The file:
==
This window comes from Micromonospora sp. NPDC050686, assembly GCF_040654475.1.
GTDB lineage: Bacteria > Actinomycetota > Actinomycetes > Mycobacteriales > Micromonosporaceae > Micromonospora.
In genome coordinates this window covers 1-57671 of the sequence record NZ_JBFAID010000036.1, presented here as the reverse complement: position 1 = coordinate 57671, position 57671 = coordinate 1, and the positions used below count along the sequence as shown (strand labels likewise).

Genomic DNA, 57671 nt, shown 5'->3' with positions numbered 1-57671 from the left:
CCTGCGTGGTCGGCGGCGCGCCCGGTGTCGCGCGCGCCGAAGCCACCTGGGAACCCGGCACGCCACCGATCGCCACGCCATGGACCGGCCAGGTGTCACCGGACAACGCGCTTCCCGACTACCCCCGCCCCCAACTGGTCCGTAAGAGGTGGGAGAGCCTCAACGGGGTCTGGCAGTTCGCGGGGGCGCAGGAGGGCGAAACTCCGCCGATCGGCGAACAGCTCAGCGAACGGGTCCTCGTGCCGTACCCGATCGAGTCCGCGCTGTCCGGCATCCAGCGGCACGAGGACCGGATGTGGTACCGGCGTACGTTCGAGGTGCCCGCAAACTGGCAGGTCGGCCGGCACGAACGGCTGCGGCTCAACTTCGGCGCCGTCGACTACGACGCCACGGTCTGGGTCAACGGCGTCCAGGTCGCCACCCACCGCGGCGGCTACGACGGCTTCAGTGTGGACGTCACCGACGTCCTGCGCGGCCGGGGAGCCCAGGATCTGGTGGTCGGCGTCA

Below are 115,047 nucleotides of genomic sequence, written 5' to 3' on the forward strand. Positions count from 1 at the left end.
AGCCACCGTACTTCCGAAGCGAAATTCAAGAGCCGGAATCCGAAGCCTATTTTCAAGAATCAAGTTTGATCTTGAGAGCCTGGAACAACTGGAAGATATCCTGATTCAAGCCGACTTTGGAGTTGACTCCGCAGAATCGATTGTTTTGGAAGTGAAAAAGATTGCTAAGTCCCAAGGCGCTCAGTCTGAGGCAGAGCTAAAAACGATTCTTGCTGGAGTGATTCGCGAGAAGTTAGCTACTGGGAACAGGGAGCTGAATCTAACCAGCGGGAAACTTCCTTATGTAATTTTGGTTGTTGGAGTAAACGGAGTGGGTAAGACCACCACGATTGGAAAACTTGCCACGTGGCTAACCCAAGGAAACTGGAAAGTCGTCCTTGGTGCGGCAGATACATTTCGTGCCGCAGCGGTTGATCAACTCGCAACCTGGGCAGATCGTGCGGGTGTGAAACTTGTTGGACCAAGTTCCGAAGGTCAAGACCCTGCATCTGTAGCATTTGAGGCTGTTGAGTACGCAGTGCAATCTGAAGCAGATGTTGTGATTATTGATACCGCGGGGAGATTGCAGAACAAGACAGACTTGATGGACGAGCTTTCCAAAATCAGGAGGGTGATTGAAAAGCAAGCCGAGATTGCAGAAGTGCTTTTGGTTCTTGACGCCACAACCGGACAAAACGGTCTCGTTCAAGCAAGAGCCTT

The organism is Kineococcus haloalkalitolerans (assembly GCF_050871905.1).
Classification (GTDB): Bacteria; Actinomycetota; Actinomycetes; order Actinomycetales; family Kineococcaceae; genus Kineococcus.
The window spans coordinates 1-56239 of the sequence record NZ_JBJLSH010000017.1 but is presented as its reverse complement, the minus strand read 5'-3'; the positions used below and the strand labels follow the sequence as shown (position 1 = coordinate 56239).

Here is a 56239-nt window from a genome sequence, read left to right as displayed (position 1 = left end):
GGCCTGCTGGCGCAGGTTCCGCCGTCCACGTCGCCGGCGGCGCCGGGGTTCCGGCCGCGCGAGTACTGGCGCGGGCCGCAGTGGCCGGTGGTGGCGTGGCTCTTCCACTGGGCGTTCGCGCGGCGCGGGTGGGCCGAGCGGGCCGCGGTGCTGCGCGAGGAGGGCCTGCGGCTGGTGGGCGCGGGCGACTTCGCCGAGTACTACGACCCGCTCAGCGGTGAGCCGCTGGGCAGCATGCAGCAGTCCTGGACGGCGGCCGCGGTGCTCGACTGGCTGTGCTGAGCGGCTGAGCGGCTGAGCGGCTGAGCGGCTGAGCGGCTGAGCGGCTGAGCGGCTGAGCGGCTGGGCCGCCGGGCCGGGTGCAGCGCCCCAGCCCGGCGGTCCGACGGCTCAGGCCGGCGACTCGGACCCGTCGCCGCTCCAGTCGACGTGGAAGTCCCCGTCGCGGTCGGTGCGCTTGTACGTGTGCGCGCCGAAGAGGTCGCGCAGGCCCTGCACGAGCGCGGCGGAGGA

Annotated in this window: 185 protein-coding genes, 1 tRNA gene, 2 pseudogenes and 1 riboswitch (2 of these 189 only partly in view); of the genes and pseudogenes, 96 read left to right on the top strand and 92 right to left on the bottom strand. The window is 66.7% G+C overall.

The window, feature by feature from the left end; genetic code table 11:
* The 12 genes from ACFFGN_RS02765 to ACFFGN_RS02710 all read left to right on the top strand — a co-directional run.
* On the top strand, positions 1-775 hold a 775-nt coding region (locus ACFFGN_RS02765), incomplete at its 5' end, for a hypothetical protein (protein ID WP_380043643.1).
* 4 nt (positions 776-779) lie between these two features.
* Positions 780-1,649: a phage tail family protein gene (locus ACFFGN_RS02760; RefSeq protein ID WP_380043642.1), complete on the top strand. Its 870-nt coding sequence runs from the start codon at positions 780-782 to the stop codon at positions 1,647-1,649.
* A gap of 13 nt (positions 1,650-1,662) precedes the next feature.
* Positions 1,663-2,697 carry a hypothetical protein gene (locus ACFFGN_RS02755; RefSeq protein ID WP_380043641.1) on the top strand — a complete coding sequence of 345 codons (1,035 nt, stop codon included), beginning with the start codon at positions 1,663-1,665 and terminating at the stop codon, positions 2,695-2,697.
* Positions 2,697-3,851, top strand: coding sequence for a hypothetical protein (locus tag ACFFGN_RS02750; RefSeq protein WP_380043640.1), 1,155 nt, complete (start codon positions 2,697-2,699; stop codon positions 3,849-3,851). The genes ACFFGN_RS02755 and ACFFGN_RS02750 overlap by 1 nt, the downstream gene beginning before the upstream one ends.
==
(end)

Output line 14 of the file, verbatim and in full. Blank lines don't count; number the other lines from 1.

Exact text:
The window, feature by feature from the left end; genetic code table 11: